Transcription Factors Involved in TNF Induction by rJHP0290

TNF induction is known to be regulated by several transcription factors with NF-κB being the most important regulator [33], [34]. First, we assessed the level of IκBα in cells after treatment with rJHP0290. We could detect degradation of IκBα, which is an indicator of NF-κB activation, in RAW264.7 (Fig. 7A) and primary MDM (Fig. 7B) after treatment with rJHP0290. In order to confirm that NF-κB activation is actually linked to rJHP290-induced TNF release, studies were performed using Wedelolactone, a chemical inhibitor which blocks activation of IKK kinase and therefore, phosphorylation and degradation of IκBα. Pre-treatment of RAW264.7 cells with Wedelolactone partially blocked rJHP0290-induced TNF release by 35.1±8.8% (Fig. 7C). However, in the case of LPS treated samples, the effect of Wedelolactone was more pronounced with 63.7±6.6% inhibition. These results suggested the involvement of additional transcription factors, apart from NF-κB, in regulation of rJHP0290-induced TNF release. This conclusion was further supported by the observation that rJHP0290-induced IκBα degradation was completely blocked by Wedelolactone (Figure S1B) confirming the inhibitory effect of the chemical at the concentration used in this study.

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Figure 7. The role of NF-κB and AP-1 transcription factors in rJHP0290 mediated responses in macrophages.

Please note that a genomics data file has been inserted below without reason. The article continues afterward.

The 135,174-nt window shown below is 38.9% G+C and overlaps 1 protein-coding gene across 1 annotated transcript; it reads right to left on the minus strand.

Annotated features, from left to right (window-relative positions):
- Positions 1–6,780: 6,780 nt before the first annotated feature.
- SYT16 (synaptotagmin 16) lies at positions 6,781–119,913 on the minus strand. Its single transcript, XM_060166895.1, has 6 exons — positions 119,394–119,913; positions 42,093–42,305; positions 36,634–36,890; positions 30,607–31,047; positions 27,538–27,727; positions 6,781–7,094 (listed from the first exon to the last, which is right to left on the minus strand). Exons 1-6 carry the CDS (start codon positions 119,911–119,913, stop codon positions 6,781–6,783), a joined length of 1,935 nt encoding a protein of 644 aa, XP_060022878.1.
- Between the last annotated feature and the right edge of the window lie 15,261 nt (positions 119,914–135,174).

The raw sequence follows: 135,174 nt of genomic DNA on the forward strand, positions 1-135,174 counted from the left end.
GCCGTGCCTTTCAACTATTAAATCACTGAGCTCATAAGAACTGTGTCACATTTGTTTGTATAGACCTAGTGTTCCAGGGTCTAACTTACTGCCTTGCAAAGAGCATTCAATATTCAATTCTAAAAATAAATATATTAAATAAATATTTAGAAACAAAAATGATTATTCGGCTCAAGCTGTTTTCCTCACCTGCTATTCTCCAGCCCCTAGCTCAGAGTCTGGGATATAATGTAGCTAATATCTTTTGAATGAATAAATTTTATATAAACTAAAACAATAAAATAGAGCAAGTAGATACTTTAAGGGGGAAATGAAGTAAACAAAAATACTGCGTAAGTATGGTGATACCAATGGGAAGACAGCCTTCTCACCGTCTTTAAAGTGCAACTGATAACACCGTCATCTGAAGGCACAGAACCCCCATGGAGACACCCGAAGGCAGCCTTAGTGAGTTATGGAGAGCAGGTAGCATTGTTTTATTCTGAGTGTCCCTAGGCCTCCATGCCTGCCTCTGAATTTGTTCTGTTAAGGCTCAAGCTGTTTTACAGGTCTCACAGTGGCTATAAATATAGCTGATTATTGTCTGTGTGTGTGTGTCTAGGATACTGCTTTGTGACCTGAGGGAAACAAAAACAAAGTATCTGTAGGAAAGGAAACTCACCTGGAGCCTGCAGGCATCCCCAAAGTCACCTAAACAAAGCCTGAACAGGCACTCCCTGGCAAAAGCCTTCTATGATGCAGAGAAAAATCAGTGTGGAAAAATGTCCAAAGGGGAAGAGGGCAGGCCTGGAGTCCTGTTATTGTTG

RAW264.7 cells (A) or MDM (B) were treated with rJHP0290 for various time points (min) as indicated in figure legends. Positive controls cells were treated with E. coli LPS for 30 min. Cell lysates were prepared and immunoblotted with anti-IκBα antibody followed by reprobing with anti-actin antibody to confirm equal loading. Blot shown are representative of results obtained in three independent experiments. RAW264.7 cells were treated either with DMSO or IKK inhibitor Wedelolactone (50 µM) or AP-1 inhibitor SR11302 (1 µM) for 1 h followed by treatment with rJHP0290. TNF release in culture supernatant (C) or percentage of apoptotic cells (D) was determined. Values indicate mean ± SD of three independent experiments. Statistically significant differences are indicated by *(p<0.05).

https://doi.org/10.1371/journal.pone.0077872.g007

Several studies have identified the role of the AP-1 family of transcription factors in regulation of TNF induction in macrophages and the role of the AP-1 complex in regulation of macrophage apoptosis by H. pylori has also been reported [6], [35]. Therefore, we assessed the possible involvement of the AP-1 family of transcription factors in rJHP0290-induced apoptosis and TNF induction using AP1 inhibitor SR11302. Pretreatment of cells with SR11302 had no effect on rJHP0290-induced TNF induction from macrophages (data not shown). However, SR11302 could significantly block rJHP0290-induced apoptosis in macrophages (Fig. 7D). Collectively, these results indicated that the AP-1 family of transcription factors regulates rJHP0290-induced apoptosis in macrophages, whereas rJHP0290-induced TNF release is independent of the AP-1 activation.